Images of James looking on from the Jordan pit, as Irvine and the team are glued to monitors in the aftermath, capture those dark, empty moments in the wake of a serious accident. Häkkinen’s fragile status cast a long shadow over the weekend – until news filtered through the next day that the Finn had regained consciousness and had even apparently checked his ‘crown jewels’ were intact. Always a good sign.
The documentary includes a fascinating, rare and extremely awkward joint interview James managed to secure with Schumacher and Hill, thanks to ring master Bernie Ecclestone cracking the whip. Their rivalry was always an odd one. Entirely different as people, we all knew Schumacher was on another planet in terms of pure ability, but Hill had his father’s grit and determination to make the most of the chance he’d landed at Williams – and that likeable mix of a relatively normal, decent, intelligent man facing up to his own self-doubts gave extra meaning to his battles with the greatest driver of this generation.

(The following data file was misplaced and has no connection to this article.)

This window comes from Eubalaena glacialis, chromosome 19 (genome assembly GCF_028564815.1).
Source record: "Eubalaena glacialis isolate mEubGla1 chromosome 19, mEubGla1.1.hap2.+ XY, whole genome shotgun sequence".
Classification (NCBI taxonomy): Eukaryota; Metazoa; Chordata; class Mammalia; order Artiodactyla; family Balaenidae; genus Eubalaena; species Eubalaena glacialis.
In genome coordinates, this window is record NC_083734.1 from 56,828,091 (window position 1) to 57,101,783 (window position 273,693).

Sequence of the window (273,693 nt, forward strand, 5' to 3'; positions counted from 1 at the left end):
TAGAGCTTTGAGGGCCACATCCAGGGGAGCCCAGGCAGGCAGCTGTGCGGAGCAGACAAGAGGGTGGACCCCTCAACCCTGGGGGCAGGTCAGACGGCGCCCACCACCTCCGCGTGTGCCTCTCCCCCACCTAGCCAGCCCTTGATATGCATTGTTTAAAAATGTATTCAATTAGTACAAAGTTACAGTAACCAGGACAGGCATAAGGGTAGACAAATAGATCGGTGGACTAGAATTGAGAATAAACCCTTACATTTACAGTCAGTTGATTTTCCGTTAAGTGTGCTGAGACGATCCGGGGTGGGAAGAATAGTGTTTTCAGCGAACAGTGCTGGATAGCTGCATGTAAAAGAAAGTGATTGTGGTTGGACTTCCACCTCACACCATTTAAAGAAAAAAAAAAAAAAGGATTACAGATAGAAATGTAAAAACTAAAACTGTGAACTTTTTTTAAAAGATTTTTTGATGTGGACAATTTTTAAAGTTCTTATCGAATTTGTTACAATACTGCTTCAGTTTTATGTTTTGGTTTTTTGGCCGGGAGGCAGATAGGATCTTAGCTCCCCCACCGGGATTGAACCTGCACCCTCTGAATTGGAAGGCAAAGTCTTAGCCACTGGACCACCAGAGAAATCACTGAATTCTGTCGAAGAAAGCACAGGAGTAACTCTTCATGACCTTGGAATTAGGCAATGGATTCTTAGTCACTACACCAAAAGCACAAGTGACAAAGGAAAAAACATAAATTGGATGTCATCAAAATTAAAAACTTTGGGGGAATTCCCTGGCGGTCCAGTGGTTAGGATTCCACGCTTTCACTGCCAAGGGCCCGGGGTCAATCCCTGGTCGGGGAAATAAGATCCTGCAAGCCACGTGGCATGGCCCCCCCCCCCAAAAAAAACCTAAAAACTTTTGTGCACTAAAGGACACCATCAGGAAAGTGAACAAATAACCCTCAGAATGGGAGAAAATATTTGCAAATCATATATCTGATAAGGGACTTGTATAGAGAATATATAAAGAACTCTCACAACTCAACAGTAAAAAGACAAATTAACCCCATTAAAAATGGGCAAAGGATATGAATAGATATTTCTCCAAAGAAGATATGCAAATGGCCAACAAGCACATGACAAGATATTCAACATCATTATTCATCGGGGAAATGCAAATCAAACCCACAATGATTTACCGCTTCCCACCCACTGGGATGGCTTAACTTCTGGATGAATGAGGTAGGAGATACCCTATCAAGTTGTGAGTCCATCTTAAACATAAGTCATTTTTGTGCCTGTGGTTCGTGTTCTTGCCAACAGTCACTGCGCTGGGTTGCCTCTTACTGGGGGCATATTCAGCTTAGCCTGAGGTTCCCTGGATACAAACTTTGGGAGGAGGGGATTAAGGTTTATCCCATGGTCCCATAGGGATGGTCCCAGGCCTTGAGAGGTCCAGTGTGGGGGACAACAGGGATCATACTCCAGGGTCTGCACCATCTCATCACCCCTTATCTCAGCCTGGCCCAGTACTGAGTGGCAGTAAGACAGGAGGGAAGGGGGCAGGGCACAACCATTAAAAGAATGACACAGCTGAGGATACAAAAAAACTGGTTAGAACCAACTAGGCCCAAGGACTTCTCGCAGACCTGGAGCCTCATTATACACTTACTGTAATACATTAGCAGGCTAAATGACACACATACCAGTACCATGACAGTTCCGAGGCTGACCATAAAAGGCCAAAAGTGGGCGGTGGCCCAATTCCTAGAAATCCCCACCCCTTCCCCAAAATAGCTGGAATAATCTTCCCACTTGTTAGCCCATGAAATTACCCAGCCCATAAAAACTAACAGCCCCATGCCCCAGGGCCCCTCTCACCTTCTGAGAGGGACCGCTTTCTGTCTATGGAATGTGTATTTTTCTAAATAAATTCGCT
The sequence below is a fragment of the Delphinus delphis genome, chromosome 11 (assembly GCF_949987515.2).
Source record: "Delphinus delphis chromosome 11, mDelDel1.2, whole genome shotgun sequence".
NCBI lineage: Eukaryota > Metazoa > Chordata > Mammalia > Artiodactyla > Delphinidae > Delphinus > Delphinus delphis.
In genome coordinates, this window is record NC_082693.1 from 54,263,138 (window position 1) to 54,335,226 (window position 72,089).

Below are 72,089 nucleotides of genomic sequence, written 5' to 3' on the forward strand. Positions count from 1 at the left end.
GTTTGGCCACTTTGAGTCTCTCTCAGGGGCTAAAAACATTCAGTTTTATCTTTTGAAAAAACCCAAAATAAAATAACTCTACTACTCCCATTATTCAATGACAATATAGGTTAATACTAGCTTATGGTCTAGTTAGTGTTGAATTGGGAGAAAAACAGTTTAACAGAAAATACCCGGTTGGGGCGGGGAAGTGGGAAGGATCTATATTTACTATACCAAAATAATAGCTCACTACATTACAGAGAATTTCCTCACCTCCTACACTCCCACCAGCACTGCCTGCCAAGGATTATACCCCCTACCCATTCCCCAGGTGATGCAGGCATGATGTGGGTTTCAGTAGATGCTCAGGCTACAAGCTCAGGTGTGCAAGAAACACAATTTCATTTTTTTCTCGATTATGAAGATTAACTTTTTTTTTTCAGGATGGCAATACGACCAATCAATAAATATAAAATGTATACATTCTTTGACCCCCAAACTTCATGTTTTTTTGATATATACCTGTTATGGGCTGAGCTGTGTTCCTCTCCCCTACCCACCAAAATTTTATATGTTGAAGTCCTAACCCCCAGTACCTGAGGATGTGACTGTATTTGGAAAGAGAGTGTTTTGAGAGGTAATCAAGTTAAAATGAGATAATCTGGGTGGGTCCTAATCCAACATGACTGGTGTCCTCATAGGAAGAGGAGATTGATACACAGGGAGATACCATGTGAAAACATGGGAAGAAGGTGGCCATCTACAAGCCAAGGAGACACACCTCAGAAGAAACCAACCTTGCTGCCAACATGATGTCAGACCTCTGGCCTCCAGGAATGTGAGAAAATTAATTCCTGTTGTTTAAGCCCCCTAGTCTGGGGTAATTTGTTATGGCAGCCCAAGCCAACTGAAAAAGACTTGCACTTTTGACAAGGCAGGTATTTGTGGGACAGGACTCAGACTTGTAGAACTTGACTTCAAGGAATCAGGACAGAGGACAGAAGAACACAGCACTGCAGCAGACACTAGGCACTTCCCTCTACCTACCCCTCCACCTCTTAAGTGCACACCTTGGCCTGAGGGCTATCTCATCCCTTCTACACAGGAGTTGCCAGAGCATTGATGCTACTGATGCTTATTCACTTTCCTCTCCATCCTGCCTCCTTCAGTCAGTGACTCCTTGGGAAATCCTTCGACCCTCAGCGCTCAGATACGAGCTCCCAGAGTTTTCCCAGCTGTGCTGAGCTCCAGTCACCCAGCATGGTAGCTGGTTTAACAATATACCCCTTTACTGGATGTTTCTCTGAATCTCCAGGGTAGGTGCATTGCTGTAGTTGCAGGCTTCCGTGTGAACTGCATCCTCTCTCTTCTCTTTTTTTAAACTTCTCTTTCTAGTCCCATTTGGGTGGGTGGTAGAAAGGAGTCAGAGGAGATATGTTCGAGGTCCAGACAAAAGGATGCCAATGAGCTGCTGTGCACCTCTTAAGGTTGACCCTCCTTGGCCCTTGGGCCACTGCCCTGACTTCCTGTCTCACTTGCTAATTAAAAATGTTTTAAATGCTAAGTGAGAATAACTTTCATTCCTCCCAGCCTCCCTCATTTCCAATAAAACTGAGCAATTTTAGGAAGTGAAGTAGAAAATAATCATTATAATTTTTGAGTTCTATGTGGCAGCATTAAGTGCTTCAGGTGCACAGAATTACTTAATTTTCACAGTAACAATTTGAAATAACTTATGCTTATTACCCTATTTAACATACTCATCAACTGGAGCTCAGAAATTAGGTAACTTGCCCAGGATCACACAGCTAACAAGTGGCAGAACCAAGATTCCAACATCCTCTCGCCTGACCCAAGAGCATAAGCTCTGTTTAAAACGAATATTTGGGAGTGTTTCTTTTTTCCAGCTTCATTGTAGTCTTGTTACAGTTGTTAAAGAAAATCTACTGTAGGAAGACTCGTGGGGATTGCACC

James had already interviewed Schumacher alone, during which he had punctured the perceptions of the then 26-year-old’s supposed arrogance. When asked what he liked to do in his spare time, Michael rambles a little about taking pleasure from watching the sun rise and set, and looking at the stars. “I found him no more arrogant than William Wordsworth being interviewed about a host of golden daffodils,” quips James.
Together, Michael and Damon sit around a table, their arms folded, looking deeply uncomfortable. Have they ever had a laugh together, asks James? “I think we did, yeah – but I don’t remember it,” says Schumacher. “We’re not best friends. We respect each other, sometimes more than newspapers and television tell.”